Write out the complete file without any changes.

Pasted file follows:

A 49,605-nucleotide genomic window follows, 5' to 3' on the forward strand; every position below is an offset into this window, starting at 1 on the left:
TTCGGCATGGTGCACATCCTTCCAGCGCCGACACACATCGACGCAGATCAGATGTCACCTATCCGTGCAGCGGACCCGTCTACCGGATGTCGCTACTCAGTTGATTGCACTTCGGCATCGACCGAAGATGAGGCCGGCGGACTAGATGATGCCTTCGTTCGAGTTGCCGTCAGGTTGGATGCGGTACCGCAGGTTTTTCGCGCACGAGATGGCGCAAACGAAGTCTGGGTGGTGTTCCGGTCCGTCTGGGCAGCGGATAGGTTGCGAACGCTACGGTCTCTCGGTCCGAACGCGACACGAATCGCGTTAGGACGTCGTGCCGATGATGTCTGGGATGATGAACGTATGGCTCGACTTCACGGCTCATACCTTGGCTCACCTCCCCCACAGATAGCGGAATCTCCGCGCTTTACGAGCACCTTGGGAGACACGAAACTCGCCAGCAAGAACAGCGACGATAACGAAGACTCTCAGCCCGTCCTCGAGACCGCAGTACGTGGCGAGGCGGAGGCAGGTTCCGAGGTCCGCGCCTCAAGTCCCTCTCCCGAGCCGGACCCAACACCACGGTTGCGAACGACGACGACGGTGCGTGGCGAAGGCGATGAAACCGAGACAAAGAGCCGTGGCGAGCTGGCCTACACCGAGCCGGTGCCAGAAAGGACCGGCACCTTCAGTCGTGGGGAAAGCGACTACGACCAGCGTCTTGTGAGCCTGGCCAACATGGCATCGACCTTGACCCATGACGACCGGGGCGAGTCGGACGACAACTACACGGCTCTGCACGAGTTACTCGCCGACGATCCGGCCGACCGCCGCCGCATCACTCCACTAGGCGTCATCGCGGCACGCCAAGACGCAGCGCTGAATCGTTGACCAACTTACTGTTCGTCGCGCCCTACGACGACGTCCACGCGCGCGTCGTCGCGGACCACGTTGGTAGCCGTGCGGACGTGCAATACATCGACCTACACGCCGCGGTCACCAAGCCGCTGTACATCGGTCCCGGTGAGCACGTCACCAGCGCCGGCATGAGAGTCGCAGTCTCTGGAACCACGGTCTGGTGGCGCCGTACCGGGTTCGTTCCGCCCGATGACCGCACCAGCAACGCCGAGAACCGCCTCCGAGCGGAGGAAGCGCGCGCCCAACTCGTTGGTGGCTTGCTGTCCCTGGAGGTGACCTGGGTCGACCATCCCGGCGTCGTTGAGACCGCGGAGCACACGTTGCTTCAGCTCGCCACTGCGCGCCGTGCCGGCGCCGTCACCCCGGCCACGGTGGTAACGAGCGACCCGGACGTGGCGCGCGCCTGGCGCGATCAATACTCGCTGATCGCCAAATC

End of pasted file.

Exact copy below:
A 49,605-nucleotide genomic window follows, 5' to 3' on the forward strand; every position below is an offset into this window, starting at 1 on the left:
TTCGGCATGGTGCACATCCTTCCAGCGCCGACACACATCGACGCAGATCAGATGTCACCTATCCGTGCAGCGGACCCGTCTACCGGATGTCGCTACTCAGTTGATTGCACTTCGGCATCGACCGAAGATGAGGCCGGCGGACTAGATGATGCCTTCGTTCGAGTTGCCGTCAGGTTGGATGCGGTACCGCAGGTTTTTCGCGCACGAGATGGCGCAAACGAAGTCTGGGTGGTGTTCCGGTCCGTCTGGGCAGCGGATAGGTTGCGAACGCTACGGTCTCTCGGTCCGAACGCGACACGAATCGCGTTAGGACGTCGTGCCGATGATGTCTGGGATGATGAACGTATGGCTCGACTTCACGGCTCATACCTTGGCTCACCTCCCCCACAGATAGCGGAATCTCCGCGCTTTACGAGCACCTTGGGAGACACGAAACTCGCCAGCAAGAACAGCGACGATAACGAAGACTCTCAGCCCGTCCTCGAGACCGCAGTACGTGGCGAGGCGGAGGCAGGTTCCGAGGTCCGCGCCTCAAGTCCCTCTCCCGAGCCGGACCCAACACCACGGTTGCGAACGACGACGACGGTGCGTGGCGAAGGCGATGAAACCGAGACAAAGAGCCGTGGCGAGCTGGCCTACACCGAGCCGGTGCCAGAAAGGACCGGCACCTTCAGTCGTGGGGAAAGCGACTACGACCAGCGTCTTGTGAGCCTGGCCAACATGGCATCGACCTTGACCCATGACGACCGGGGCGAGTCGGACGACAACTACACGGCTCTGCACGAGTTACTCGCCGACGATCCGGCCGACCGCCGCCGCATCACTCCACTAGGCGTCATCGCGGCACGCCAAGACGCAGCGCTGAATCGTTGACCAACTTACTGTTCGTCGCGCCCTACGACGACGTCCACGCGCGCGTCGTCGCGGACCACGTTGGTAGCCGTGCGGACGTGCAATACATCGACCTACACGCCGCGGTCACCAAGCCGCTGTACATCGGTCCCGGTGAGCACGTCACCAGCGCCGGCATGAGAGTCGCAGTCTCTGGAACCACGGTCTGGTGGCGCCGTACCGGGTTCGTTCCGCCCGATGACCGCACCAGCAACGCCGAGAACCGCCTCCGAGCGGAGGAAGCGCGCGCCCAACTCGTTGGTGGCTTGCTGTCCCTGGAGGTGACCTGGGTCGACCATCCCGGCGTCGTTGAGACCGCGGAGCACACGTTGCTTCAGCTCGCCACTGCGCGCCGTGCCGGCGCCGTCACCCCGGCCACGGTGGTAACGAGCGACCCGGACGTGGCGCGCGCCTGGCGCGATCAATACTCGCTGATCGCCAAATC